Preparing for your Actor Headshots (2022)
6 easy steps to level up your headshots and start booking gigs!
By Harry Waller, Photographer Relations Manager
Fri, Jul 15 2022
For actors and other performers, your headshot is your calling card in the industry. Not only that, but it is the first and most important impression for any casting director. Getting a dynamic, striking shot - which also accurately shows you as you are (on a good day!) - is paramount. If your photo is bland, poor-quality, or just doesn’t represent you well, it can significantly reduce your chances of being seen for roles and getting a foot in the door. On the other hand, a truly great headshot can be your ticket to leveling up in your career!
So, you’ve done your research and chosen the photographer you want to work with - what’s next? What do you need to do to make sure your headshot session is a success? Here are our top tips for getting that perfect shot:
1. Plan ahead
Think about what you want to achieve with your new headshots:
What kinds of roles or gigs are you hoping to book?
Which facets of your personality do you want to showcase?
What do you want the casting director/producer to see when they view your photo?
Once you’ve answered those questions, you can start planning your “looks”. A good headshot photographer will let you know how many looks they will be able to fit into your session. If they don’t, check with them about what is realistic for the allotted time period. In general, 2-3 differing looks should be enough to start booking a variety of roles.
You will also want to consider whether a studio session or an outdoor photoshoot will work better for what you want to achieve. Most Shoott sessions are outdoors, but we also have some studio sessions available depending on your city (check out your local options here).
Please note: Shoott’s 30 min sessions generally allow enough time for a quick change, but be sure to check with our customer service team in advance to confirm it won’t be an issue at the location you’ve chosen.
These are some general do’s and don’ts for clothing choices:
Avoid busy patterns and logos. Even if that floral print is your favorite shirt, it is likely to distract from your fabulous face!
Think about what background you will be shooting against. Most colors are fine, but you will want to wear something that does not blend in. (Side note on this: The worst headshot I ever had, I wore a black shirt against a black backdrop, which made me look like a ghostly, floating head… don’t make the same mistakes as me!)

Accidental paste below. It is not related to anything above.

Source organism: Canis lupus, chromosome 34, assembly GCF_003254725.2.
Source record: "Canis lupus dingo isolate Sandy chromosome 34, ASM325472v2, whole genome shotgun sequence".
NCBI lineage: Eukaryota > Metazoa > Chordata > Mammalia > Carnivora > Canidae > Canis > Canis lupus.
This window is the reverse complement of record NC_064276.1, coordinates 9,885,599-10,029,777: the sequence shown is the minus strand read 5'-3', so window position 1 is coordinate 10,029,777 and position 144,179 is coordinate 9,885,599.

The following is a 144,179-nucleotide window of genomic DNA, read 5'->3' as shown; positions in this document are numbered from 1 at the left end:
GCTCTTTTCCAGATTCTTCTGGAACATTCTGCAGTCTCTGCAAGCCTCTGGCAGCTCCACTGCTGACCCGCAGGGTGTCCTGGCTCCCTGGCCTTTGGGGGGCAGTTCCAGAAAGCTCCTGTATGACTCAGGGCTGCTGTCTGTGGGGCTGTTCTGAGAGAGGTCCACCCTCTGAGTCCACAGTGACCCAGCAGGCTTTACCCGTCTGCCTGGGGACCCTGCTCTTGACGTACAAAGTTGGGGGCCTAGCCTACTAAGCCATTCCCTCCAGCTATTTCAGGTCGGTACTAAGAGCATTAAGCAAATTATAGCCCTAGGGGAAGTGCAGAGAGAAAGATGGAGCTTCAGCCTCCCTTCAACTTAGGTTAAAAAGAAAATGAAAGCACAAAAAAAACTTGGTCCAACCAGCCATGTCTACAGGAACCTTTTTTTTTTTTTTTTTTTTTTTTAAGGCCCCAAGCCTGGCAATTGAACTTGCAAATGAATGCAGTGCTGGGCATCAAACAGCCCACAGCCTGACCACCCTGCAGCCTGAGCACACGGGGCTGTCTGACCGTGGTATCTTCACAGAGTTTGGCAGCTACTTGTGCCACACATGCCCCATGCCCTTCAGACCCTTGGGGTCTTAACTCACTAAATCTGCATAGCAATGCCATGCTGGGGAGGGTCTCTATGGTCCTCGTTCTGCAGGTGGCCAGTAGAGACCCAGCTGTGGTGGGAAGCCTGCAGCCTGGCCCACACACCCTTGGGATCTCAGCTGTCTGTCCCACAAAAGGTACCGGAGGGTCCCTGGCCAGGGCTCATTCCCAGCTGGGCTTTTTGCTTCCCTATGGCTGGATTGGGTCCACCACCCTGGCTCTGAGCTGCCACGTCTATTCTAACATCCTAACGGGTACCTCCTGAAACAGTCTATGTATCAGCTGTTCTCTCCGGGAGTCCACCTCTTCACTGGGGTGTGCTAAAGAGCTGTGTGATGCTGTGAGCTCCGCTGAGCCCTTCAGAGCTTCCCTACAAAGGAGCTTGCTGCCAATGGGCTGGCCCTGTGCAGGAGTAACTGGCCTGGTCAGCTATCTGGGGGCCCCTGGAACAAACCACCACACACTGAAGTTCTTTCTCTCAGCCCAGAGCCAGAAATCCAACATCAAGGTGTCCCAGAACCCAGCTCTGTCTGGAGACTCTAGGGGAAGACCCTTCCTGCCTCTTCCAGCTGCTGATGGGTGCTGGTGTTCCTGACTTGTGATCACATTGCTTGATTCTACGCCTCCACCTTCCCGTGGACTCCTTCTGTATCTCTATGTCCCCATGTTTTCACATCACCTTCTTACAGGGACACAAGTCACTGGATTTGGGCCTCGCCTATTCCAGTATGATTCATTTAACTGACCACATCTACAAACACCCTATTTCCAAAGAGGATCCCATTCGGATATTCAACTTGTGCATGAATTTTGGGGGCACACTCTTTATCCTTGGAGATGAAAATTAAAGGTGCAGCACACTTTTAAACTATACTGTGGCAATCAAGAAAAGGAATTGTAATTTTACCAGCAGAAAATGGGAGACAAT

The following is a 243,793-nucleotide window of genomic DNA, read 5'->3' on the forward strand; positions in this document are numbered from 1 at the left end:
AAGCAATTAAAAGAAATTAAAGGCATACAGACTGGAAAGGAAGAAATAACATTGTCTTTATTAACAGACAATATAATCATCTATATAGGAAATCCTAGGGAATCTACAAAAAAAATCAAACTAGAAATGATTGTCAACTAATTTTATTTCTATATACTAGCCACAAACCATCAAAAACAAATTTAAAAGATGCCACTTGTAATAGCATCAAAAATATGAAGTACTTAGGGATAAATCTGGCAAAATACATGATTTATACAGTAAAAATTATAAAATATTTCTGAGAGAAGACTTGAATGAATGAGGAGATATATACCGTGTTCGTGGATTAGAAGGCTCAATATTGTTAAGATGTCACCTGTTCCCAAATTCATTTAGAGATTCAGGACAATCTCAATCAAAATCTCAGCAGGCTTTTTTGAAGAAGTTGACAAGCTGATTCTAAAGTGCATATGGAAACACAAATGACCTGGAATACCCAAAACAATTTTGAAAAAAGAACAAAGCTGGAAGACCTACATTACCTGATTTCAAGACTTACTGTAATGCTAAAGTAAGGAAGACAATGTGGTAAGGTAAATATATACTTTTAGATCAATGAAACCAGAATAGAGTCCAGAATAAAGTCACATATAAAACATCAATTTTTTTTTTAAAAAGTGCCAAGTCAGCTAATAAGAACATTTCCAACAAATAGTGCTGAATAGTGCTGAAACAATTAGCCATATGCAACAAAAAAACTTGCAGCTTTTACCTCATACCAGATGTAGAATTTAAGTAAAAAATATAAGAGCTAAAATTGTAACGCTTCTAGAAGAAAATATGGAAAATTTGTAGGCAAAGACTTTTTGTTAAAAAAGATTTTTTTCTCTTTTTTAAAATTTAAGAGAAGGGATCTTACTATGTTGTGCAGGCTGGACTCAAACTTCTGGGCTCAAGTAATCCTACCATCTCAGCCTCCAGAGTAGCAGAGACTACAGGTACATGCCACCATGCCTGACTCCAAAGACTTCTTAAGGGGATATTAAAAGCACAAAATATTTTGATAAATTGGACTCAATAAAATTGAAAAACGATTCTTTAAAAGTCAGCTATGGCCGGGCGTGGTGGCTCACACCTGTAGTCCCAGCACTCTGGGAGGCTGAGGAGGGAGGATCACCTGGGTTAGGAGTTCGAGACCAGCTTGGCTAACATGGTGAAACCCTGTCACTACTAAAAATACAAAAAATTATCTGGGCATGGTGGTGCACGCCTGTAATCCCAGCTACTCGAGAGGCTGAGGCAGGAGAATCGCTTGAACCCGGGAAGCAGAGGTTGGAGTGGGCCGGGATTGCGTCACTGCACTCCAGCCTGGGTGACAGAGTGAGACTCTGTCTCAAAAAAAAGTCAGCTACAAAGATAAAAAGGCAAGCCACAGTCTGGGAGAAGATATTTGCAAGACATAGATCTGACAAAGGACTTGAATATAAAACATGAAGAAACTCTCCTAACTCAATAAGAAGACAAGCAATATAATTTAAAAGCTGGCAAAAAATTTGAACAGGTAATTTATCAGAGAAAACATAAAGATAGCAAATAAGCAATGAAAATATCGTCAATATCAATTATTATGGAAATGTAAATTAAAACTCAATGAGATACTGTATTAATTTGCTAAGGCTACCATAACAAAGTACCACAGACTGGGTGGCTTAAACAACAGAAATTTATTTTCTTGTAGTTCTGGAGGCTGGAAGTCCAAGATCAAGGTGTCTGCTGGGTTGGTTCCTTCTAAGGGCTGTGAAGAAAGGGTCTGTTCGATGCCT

Make sure your outfits are pressed and clean - even if one of your looks is more casual, it should still show you on your best day!
Bring a couple of additional clothing options as well as your planned outfits, just in case. The photographer may suggest a different color or cut of a top - they are your professional outside eye, so let them guide you on what is working in the image!
3. The week/night before
Hair: If you have short hair, in general we recommend getting a haircut about a week before your session. Try not to leave it until the day before, as you will want the cut to have relaxed in a bit. If you have longer hair, you may want to consider having it professionally styled on the day (depending on the looks you are aiming for).
Skin: You will want your skin to look its best in your headshots. Make sure you moisturize in the weeks prior to your session and avoid drinking alcohol for a few days (or anything that is likely to dehydrate you or cause your skin to be dry/oily).
Pro-tip: Drink plenty of water and try to get a good night’s sleep ahead of your session. Retouching can do wonders nowadays for removing blemishes or brightening tired eyes, but it doesn’t hurt to take some steps to look your best regardless!
Makeup: In general, your makeup should be subtle and natural-looking. Again, many actors choose to work with a professional makeup artist on the day - this is not necessary, unless it makes you feel better. Whatever you choose, your makeup should accentuate your best features, but you don’t want it to dominate or distract in your photos.
4. On the day